Benedict Cumberbatch Amid Awards Season Crush

Benedict Cumberbatch Variety 12.14 2

by Jenelle Riley for Variety | Photographs by Pari Dukovic | December 10, 2014

Benedict Cumberbatch is concerned that the world might be growing tired of him. Though the actor, who shot to fame as the titular character on the BBC series Sherlock, has long had a rabid and vocal fanbase, he is rapidly emerging as a leading man. His star turn in last year’s The Fifth Estate badly stumbled, but he more than compensated with wildly different roles in August: Osage County and 12 Years a Slave. And now he’s tipped for his first Oscar nomination, playing World War II codebreaker Alan Turing in the just-released drama The Imitation Game.

Cumberbatch, making a brief stop in Los Angeles from the U.K. set of BBC miniseries The Hollow Crown: Richard III to do some press for Imitation Game, is enjoying the attention, despite his uneasiness about being overexposed. “The more work you do, the more publicity you have to do,” he says. “That’s the only time I get worried — the idea that people might get sick of me not because of what I’m doing as an actor, but because of the proliferation of me in the media.”

In an interview with Variety, the whip-smart 38-year-old British actor is often self-effacing and witty. On being in bed in England when he found out he had won the Emmy Award for Sherlock in September: “I literally won in my sleep,” he quips. His biggest regret was not being able to make the ceremony and receive the prize presented by True Detective co-stars Matthew McConaughey and Woody Harrelson. “They announced my name and just wandered off. Probably smelted the statue into a bong by now.” And while he’s honored by the win, he jokes that it comes with “a ludicrous subtitle. Something like, ‘Lead actor in a motion series or drama single episode with Martin Freeman in it but not the one with Moriarty.’”

What he is deadly serious about is his work in The Imitation Game. When Cumberbatch first read Graham Moore’s Black List script, it was set up at Warners with names like Leonardo DiCaprio and James McAvoy being talked about to play Turing. “I was on a general meeting at Warner Bros., and didn’t know who was sitting on it when I mentioned my interest,” he recalls. “I found out Leo was on it, and thought, ‘Well, I’ve wasted a trip.’” But for the first time in his career, says Cumberbatch, he tracked a project. “It wasn’t until a year later that it really crystallized for me.”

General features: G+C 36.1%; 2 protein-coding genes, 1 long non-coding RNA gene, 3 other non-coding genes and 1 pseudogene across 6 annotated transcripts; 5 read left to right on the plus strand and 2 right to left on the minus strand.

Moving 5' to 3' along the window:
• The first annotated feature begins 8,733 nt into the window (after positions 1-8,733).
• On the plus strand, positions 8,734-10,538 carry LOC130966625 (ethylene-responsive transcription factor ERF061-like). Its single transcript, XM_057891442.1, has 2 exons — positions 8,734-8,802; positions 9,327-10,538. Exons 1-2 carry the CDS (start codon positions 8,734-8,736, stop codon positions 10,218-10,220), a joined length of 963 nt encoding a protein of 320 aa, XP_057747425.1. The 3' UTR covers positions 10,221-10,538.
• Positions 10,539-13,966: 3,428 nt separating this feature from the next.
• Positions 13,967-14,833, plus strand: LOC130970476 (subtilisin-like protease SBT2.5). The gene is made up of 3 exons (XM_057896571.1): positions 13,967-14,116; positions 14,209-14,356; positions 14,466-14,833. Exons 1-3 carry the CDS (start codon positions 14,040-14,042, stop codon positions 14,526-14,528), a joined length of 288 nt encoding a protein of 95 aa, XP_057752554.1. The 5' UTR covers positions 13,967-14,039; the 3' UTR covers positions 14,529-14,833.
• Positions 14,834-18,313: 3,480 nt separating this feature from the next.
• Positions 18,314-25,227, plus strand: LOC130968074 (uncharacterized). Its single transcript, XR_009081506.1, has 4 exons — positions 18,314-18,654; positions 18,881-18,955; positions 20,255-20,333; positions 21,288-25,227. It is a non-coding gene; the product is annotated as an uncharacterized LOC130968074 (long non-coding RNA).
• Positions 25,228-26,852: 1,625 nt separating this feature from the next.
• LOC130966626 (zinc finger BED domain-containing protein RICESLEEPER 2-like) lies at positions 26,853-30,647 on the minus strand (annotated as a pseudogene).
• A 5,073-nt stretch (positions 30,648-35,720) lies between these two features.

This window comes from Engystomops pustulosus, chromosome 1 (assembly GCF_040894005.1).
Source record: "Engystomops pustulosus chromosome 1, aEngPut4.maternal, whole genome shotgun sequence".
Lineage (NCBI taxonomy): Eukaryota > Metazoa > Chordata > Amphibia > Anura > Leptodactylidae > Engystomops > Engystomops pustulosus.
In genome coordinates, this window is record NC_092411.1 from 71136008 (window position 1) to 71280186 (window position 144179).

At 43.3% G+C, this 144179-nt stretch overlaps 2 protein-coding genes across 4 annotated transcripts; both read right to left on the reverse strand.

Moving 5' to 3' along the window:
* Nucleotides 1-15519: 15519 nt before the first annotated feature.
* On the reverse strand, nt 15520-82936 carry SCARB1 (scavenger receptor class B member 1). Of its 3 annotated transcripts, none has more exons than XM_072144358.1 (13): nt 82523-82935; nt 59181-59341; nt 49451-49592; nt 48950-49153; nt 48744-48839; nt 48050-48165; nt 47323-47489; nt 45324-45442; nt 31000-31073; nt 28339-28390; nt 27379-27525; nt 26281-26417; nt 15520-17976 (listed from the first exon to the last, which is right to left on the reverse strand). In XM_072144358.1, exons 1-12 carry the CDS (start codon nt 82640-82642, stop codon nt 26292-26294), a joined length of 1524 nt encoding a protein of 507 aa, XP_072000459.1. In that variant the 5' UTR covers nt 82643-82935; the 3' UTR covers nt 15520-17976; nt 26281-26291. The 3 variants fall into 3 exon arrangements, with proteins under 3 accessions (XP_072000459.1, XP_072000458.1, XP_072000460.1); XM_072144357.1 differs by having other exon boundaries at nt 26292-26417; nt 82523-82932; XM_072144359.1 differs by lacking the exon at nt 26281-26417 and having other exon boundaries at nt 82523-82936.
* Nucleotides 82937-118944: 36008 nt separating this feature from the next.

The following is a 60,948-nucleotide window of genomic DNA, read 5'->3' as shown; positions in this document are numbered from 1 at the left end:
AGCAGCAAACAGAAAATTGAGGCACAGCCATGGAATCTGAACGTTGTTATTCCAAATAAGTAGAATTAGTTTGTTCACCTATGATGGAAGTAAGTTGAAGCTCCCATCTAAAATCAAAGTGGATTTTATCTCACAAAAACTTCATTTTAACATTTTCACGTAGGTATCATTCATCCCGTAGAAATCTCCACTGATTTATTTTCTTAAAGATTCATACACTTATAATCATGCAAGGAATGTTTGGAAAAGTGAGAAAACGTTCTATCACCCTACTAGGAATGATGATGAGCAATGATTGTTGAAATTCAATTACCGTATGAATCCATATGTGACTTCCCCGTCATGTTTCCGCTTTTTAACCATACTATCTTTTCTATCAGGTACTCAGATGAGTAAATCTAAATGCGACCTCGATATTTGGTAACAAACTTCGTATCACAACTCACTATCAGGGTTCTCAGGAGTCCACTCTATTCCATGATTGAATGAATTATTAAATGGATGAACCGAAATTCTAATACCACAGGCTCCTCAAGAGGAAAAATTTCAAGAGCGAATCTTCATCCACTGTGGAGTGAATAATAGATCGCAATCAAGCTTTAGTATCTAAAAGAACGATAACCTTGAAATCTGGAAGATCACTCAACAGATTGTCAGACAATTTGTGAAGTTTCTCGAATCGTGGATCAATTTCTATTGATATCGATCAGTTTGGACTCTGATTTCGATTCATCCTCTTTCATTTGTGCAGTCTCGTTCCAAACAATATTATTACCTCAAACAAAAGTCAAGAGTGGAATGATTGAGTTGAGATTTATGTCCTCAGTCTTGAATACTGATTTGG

DiCaprio fell out, and with him, Warner Bros., and when director Morten Tyldum signed on, it was with a different plan. “Benedict was my first and only choice for Alan,” Tyldum says. “When you think of an actor who can convey genius and vulnerability, that’s Benedict.” It was a role he didn’t audition for, but says he gladly would have, if asked. “I would have done cartwheels naked through crowded streets just for a shot.” Fortunately — or not, for his legion of fans — Tyldum didn’t make such demands.

Cumberbatch minces no words when he speaks of Turing. “Alan Turing is a war hero, a gay icon, a man whose work ripples on into our lives now,” he says. But Turing died in disgrace; he was convicted of homosexuality in 1952, and committed suicide two years later. “He forged a life so brief and tragic, yet so profoundly important, it shaped the world,” Cumberbatch continues. “And then he was thrown away by the very society he helped keep safe. Awarded with persecution and prosecution for being different.” It was only this year that Turing received a royal pardon.

Imitation Game reunites the actor with Keira Knightley, who plays his fiancee in the film. The two first worked together on 2007’s Atonement, though their characters were at odds in that movie. “Benedict is the real deal in every way,” Knightley says. “He’s constantly surprising you, and capable of anything. It wasn’t hard to be repulsed by him in one film and fall in love with him in another.”

Cumberbatch has played real people before, most notably Julian Assange in The Fifth Estate, a performance that didn’t sit well with the Wikileaks founder. Regardless, Cumberbatch says he always takes pains when portraying an actual individual. “I am determined not to carve out something two-dimensional,” he notes. “But you do have to make leaps as to what people are like behind closed doors.” In some ways, Assange was an easier performance, having so much footage to draw from. With Turing, there was virtually none, though Cumberbatch spoke to countless relatives and colleagues. “I had to use guesswork and forensics to put a lot of it together,” he admits. “It was a tightrope.”